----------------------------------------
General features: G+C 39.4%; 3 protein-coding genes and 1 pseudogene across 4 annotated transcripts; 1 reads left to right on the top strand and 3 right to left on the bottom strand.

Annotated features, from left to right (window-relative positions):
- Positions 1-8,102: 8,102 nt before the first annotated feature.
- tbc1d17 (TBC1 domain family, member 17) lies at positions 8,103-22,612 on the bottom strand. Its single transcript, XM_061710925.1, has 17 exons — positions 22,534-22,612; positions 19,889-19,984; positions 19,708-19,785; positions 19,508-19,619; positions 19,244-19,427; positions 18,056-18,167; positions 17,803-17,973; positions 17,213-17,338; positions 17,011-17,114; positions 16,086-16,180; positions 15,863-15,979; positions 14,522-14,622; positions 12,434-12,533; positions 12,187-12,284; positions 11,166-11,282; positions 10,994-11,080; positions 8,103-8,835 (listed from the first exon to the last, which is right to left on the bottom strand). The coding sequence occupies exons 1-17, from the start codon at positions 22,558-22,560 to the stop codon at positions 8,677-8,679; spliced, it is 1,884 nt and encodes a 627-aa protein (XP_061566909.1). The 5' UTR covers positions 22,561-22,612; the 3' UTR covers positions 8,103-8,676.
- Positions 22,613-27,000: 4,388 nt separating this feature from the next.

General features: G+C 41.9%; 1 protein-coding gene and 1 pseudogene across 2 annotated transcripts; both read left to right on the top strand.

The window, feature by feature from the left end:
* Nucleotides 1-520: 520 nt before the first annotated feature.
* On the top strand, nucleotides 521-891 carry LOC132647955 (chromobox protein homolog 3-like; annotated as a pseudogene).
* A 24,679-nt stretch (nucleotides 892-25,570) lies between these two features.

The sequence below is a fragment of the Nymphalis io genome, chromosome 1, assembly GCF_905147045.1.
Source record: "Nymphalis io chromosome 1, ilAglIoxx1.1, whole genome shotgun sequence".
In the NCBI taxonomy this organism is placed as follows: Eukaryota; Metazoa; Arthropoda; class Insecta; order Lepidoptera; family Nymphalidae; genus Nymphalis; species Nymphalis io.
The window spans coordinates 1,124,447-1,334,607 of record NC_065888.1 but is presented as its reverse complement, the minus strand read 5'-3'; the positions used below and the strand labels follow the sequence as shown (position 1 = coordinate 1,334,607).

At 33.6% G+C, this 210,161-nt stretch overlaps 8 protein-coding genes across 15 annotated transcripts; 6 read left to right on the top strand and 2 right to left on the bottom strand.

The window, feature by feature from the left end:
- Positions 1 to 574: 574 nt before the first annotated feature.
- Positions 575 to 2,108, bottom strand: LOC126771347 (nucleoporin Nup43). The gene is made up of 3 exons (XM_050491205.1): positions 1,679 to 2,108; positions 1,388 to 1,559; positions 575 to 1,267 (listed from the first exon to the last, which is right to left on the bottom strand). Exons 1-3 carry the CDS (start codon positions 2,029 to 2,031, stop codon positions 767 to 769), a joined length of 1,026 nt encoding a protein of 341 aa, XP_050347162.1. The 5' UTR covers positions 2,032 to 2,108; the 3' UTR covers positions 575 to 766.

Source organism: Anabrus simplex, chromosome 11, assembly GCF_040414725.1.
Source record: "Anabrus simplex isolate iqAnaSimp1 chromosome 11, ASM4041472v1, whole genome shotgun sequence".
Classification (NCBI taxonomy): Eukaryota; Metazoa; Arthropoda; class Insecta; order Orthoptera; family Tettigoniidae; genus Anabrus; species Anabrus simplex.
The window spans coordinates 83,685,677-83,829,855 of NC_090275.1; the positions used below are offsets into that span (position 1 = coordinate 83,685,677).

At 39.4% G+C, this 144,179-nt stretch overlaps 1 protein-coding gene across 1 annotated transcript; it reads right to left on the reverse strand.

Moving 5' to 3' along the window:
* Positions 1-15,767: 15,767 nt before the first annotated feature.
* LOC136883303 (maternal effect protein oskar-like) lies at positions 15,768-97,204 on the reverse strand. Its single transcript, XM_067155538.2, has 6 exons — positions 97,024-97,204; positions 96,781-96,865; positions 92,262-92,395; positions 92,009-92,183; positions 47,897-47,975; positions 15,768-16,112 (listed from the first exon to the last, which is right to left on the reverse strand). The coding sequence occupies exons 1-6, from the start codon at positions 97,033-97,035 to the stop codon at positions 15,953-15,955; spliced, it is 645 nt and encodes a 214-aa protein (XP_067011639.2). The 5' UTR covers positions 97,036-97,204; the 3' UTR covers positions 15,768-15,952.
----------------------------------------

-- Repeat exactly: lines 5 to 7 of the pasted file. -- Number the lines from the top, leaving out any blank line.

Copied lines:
- Positions 22,613-27,000: 4,388 nt separating this feature from the next.

General features: G+C 41.9%; 1 protein-coding gene and 1 pseudogene across 2 annotated transcripts; both read left to right on the top strand.

The window, feature by feature from the left end: